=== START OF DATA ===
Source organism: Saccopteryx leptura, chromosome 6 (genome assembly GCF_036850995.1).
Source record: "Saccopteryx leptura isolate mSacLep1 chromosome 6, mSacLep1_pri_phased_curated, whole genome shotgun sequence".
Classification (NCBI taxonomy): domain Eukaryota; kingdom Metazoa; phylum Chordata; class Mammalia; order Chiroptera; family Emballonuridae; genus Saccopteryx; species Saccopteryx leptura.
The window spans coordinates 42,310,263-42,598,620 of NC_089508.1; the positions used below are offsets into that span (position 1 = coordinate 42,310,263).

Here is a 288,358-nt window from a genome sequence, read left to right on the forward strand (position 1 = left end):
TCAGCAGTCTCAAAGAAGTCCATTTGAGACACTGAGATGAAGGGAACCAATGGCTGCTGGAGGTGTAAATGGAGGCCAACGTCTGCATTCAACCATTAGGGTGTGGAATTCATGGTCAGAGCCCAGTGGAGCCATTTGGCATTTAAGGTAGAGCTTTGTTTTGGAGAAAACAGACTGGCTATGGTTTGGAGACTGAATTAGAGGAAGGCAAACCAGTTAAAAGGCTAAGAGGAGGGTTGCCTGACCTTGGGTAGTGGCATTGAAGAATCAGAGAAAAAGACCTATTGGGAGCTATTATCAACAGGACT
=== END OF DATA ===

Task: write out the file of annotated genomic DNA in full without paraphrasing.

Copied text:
Source organism: Saccopteryx leptura, chromosome 6 (genome assembly GCF_036850995.1).
Source record: "Saccopteryx leptura isolate mSacLep1 chromosome 6, mSacLep1_pri_phased_curated, whole genome shotgun sequence".
Classification (NCBI taxonomy): domain Eukaryota; kingdom Metazoa; phylum Chordata; class Mammalia; order Chiroptera; family Emballonuridae; genus Saccopteryx; species Saccopteryx leptura.
The window spans coordinates 42,310,263-42,598,620 of NC_089508.1; the positions used below are offsets into that span (position 1 = coordinate 42,310,263).

Here is a 288,358-nt window from a genome sequence, read left to right on the forward strand (position 1 = left end):
TCAGCAGTCTCAAAGAAGTCCATTTGAGACACTGAGATGAAGGGAACCAATGGCTGCTGGAGGTGTAAATGGAGGCCAACGTCTGCATTCAACCATTAGGGTGTGGAATTCATGGTCAGAGCCCAGTGGAGCCATTTGGCATTTAAGGTAGAGCTTTGTTTTGGAGAAAACAGACTGGCTATGGTTTGGAGACTGAATTAGAGGAAGGCAAACCAGTTAAAAGGCTAAGAGGAGGGTTGCCTGACCTTGGGTAGTGGCATTGAAGAATCAGAGAAAAAGACCTATTGGGAGCTATTATCAACAGGACT